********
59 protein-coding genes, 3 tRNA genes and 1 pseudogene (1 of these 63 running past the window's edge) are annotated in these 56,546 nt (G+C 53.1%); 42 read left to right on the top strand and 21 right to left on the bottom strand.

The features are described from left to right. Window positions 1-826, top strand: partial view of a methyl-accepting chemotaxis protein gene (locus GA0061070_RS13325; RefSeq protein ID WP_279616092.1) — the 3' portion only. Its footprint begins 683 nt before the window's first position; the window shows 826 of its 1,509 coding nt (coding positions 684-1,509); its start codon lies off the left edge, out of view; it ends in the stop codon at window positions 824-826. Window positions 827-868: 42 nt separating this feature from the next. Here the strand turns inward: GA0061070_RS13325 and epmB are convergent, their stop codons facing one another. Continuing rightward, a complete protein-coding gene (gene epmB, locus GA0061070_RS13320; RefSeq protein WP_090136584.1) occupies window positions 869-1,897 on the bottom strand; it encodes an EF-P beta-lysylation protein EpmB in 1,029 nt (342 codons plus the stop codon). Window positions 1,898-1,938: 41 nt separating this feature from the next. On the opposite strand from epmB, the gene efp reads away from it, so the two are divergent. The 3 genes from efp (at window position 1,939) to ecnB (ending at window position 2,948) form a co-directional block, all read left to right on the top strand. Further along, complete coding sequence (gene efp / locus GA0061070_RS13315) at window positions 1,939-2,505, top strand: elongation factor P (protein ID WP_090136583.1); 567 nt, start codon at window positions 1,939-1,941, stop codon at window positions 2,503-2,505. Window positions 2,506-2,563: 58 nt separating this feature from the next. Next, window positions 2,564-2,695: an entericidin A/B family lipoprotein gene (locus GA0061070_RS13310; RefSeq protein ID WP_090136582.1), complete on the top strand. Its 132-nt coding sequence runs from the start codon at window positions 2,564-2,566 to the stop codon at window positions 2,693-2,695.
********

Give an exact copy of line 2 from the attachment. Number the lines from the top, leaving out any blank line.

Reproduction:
The features are described from left to right. Window positions 1-826, top strand: partial view of a methyl-accepting chemotaxis protein gene (locus GA0061070_RS13325; RefSeq protein ID WP_279616092.1) — the 3' portion only. Its footprint begins 683 nt before the window's first position; the window shows 826 of its 1,509 coding nt (coding positions 684-1,509); its start codon lies off the left edge, out of view; it ends in the stop codon at window positions 824-826. Window positions 827-868: 42 nt separating this feature from the next. Here the strand turns inward: GA0061070_RS13325 and epmB are convergent, their stop codons facing one another. Continuing rightward, a complete protein-coding gene (gene epmB, locus GA0061070_RS13320; RefSeq protein WP_090136584.1) occupies window positions 869-1,897 on the bottom strand; it encodes an EF-P beta-lysylation protein EpmB in 1,029 nt (342 codons plus the stop codon). Window positions 1,898-1,938: 41 nt separating this feature from the next. On the opposite strand from epmB, the gene efp reads away from it, so the two are divergent. The 3 genes from efp (at window position 1,939) to ecnB (ending at window position 2,948) form a co-directional block, all read left to right on the top strand. Further along, complete coding sequence (gene efp / locus GA0061070_RS13315) at window positions 1,939-2,505, top strand: elongation factor P (protein ID WP_090136583.1); 567 nt, start codon at window positions 1,939-1,941, stop codon at window positions 2,503-2,505. Window positions 2,506-2,563: 58 nt separating this feature from the next. Next, window positions 2,564-2,695: an entericidin A/B family lipoprotein gene (locus GA0061070_RS13310; RefSeq protein ID WP_090136582.1), complete on the top strand. Its 132-nt coding sequence runs from the start codon at window positions 2,564-2,566 to the stop codon at window positions 2,693-2,695.